A hazy history of Roman Portugal – Part 6 – The economy

Rudimentary forms of surface mining and metallurgy had been a mainstay of the economy since Chalcolithic times. Bronze and copper objects were exported to markets as far away as the Danube, while silver was shipped in large quantities to countries in the eastern Mediterranean. The arrival of the Romans brought new technology that allowed for an increase in production to meet both domestic demand and Rome’s demand for the payment of tribute.

The alternative to surface mining was deep mining which, although more difficult and dangerous, promised better returns for gold and silver mining. A series of narrow exploration wells were dug to a depth of 50 m. until a mineral vein is encountered. The shaft would then be widened so that horizontal galleries could be opened and the ore hoisted by pulleys to the surface. The lifting mechanism was controlled by large wheels up to 5 m. diameter in holm oak and manually operated.

Aqueducts were built to bring water from the dyked rivers to cisterns which then set off a powerful flow through the surface mines to loosen the rocks. Machines called “stamp crushers” and “hammers” were also fed by this stream and used to grind the ore to extract the metals.

Manual labor was carried out almost exclusively by slaves, some of whom were prisoners or hostages taken from the Lusitanian tribes while others were brought from various provinces of the Roman Empire. The working conditions were appalling, only leather aprons and hoods were provided for protective clothing, while the underground tunnels were dimly lit by oil lamps installed in niches. Roof falls were common, especially when Roman supervisors deliberately started fires to loosen ore. The only tools available were stone hammers and iron picks. No wonder that the average age of slaves ‘mortality is around 25, as the few epitaphs found in the cemetery of the workers’ compound attest.

Much of the mining took place in the Iberian Pyrite Belt which covered a large geographic area stretching from Alcaçer do Sal to Seville with the main mining towns of Aljustrel, Castro Verde, Neves Corvo and Mertola. In the north, by far, the largest mining operation took place in Três Minas, located near Vila Pouca de Aguiar in the Serra da Pedala. It was perhaps the largest gold mine in Iberia with enormous production that was used almost exclusively to improve Imperial chests. The extent of such production can be measured by calculating slag heaps of 18 million tonnes at Três Minas and 3 million at Aljustrel; staggering figures when you admit that everything was driven by manual labor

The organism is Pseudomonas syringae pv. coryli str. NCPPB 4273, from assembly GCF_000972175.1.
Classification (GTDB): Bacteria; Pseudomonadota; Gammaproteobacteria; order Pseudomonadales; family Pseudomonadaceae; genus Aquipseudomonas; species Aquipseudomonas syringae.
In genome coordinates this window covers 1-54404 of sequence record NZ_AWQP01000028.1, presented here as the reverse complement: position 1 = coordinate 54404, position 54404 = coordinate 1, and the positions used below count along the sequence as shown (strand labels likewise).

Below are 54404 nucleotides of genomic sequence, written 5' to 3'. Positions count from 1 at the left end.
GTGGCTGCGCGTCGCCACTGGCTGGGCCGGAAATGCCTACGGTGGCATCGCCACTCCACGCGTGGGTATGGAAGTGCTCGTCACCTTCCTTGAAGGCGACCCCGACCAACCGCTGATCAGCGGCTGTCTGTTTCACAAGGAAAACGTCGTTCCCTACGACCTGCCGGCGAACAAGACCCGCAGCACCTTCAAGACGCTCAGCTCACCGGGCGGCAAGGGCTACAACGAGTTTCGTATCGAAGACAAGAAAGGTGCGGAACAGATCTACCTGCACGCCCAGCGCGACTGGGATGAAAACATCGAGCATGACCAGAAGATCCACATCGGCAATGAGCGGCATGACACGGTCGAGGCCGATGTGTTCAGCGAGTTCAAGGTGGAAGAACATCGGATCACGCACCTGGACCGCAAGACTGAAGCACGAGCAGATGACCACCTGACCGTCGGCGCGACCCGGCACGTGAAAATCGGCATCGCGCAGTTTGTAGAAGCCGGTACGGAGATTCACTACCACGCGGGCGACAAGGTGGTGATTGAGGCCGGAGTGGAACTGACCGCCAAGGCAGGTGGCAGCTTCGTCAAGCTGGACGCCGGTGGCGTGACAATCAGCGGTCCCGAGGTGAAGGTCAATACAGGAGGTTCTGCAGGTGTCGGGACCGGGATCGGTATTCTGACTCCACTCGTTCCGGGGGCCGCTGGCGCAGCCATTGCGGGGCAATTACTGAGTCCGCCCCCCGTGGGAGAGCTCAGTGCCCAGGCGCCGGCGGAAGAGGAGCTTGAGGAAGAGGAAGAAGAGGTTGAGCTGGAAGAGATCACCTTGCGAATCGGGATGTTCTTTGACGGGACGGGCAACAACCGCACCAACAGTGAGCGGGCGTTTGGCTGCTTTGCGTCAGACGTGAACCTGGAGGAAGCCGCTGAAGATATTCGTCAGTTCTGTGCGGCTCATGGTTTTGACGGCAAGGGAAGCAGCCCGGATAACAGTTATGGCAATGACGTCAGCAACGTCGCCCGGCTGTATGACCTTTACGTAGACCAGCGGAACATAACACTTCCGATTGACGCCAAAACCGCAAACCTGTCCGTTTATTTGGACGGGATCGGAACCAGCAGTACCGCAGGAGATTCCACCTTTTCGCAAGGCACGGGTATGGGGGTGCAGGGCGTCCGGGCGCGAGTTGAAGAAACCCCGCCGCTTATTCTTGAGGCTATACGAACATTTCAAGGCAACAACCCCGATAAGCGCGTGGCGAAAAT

All mining in Roman Portugal was state controlled, with army detachments stationed in all major centers. The movement of processed minerals was by railcar with protection of the cavalry against bandits and severe penalties were imposed for theft either in transit or on site. For Aljustrel and some smaller sites, a concession system has been authorized with an exploration royalty paid initially and a production share (typically 50%) of any ore successfully mined. These and other regulations were notoriously recorded on two brass plates discovered in the Aljustrel slag. Other written records are scarce, and accurate industry assessments are largely conjecture based on the relatively low degree of archaeological excavation which has revealed an abundance of small sites where lead, tin, copper, iron and silver were mined. There are few indications of metallurgical activity on an industrial scale; guess this was limited to the small foundries and local blacksmiths that produced the artifacts and equipment for daily use.

The catalyst for innovation and Roman construction significantly developed the manufacture of building materials, pottery and glass which were fired in kilns all over the territory, but few were intended for export, except perhaps from a few amphorae used for wine or oil. Likewise, the increase in population brought about a demand for better furniture and household accessories some of which were imported from other provinces of the Empire and paid for by income from mining and surplus agricultural products.

In recent times, a number of engineering studies have been undertaken in the Penamacor region in central Portugal to assess the profit that could be expected from a resumption of mining. This has piqued the interest of private prospectors who think ‘there is gold in these hills’, but it seems modern cost / performance ratios reduce feasibility, so hopefully local tranquility. , will not be disturbed.

Two videos are available on YouTube which give an excellent presentation of ancient mining practices. The first is from Speleo-TV and entitled “Mineração Romana em Valongo (Porto)” with English subtitles soon available while the second, produced in 2017, can be found on the Turismo de Três Minas website.

David C. Barham